"C'est un Nagra. C'est suisse, et tres, tres precis."
  #3  
Old September 13th 06, 07:17 PM posted to rec.autos.tech
RayV
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Posts: 41
Default Any recommendations for Mechanic schools in South Jersey/Philadelphia


Scott Dorsey wrote:
> > wrote:
> > I am going to be graduating from high school this year and would
> >like to go to school for auto mechanics. My father wants me to go to
> >college, so I have found a way of satisfying both. Our local community
> >college, BCC, offers an associates degree in auto mechanics in
> >combination with a tech school called BCTI
> >(
http://www.bcit.cc/bcit/site/default.asp). Any comments on this
> >school? Any comments on this path? I'm looking for the best school
> >I can go to, that provides the best prospects upon graduation.

>
> I don't know it. But I'm going to tell you... if you can cut the math
> and physics, you should look higher and go to an engineering school. There
> is a serious, serious shortage of people out there who have both good
> engineering skills and also know how to actually work on equipment.
>
> > My only other option would be going in the service and learn there,
> >have actual hands on experience, but my father doesn't think that's
> >such a great idea either. He was in the Navy for 10 years and said it
> >may take a while before you are actually trusted enough to work on
> >equipment.

>
> I suspect that the military today is a lot different than the way it was
> when he and I had experience with it. I know for sure that there is a lot
> less emphasis on training folks in actual theory and a lot more emphasis on
> parts swapping. When I was a kid, the military electronics training was
> second to none and was almost a guarantee of a job when you got out. These
> days they teach very little actual theory because electronics repair consists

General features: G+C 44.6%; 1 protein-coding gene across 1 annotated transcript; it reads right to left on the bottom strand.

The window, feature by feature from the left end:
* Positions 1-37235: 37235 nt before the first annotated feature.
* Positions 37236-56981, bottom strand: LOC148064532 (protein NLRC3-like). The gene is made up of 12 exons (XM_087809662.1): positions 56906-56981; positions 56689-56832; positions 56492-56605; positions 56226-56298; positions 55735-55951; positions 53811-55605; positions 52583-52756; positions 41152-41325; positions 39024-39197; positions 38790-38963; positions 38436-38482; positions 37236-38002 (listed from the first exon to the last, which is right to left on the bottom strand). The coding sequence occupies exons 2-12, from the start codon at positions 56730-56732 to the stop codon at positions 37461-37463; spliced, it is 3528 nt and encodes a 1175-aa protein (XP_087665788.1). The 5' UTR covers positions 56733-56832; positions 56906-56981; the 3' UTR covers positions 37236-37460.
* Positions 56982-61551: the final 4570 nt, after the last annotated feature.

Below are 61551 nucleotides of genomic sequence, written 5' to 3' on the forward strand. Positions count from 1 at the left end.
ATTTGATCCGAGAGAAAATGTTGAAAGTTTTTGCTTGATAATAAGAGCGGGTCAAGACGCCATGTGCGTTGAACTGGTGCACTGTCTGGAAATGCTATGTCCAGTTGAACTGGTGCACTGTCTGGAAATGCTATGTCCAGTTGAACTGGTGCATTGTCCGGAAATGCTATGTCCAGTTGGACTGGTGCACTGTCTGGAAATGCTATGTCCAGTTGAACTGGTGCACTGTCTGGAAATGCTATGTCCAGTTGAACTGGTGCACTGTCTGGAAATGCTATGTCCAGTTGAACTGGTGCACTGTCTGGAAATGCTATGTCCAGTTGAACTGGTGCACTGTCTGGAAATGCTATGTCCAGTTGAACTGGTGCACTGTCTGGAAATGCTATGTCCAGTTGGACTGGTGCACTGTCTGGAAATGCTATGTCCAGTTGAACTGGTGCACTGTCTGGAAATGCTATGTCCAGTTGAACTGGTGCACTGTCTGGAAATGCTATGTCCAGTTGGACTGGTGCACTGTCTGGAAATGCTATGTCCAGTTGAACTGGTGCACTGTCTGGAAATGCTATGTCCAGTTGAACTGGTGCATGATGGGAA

> of swapping out modules at the depot and sending the bad ones to the
> manufacturer.
>
> >P.S. What is the salary range for starting out and after a few years
> >experience. My father thinks that becoming an engineer and designing
> >the engines would be a better path, but I really don't want to design
> >them, I want to work on them. Thanks.

>
> Having an engineering degree is not a bad thing in any way, and it sure
> doesn't keep you from working on them. Hell, my local independant BMW
> mechanic has an ME degree from Clarkson. I suspect you _need_ one these
> days to understand what's going on with some of the control systems...
> --scott
> --
> "C'est un Nagra. C'est suisse, et tres, tres precis."


Good advice from Scott and your dad.

I was a jet mechanic in the military from 85 to 91 and the work was a
lot of R&R. Take out the bad part and replace with a new part per the
troubleshooting guide. I did get all of the the theoretical training
but put little of it to use. That said, military experience on your
resume goes a long way in showing dedication and dependability.

I worked as a mechanic when I got out in Mercer Co (Hamilton &
Princeton). One job paid me 40% of the total repair bill for cars I
fixed. The other paid me 35% of labor and 5% of parts. The money was
great for a young single guy just out of the military, but...
No benefits, No pension, No security
What if I got sick?
What happens when I'm 50 and lifting a transmission is no longer fun?
What if it is a slow week and no customers come in? (40% of zero sucks)
What if I broke my hand on the weekend?
I got out pretty quick and took a job that paid less but had benefits
and a retirement plan. Eventually it turned out to be a much better
career for the money also.

If you are determined to become a mechanic Lincoln Tech is a good
school. My BIL went there years ago and got a job with a utility
company right after graduating. A friend of mine is an instructor
there and says they have a great program.

Good luck and thank your dad for his service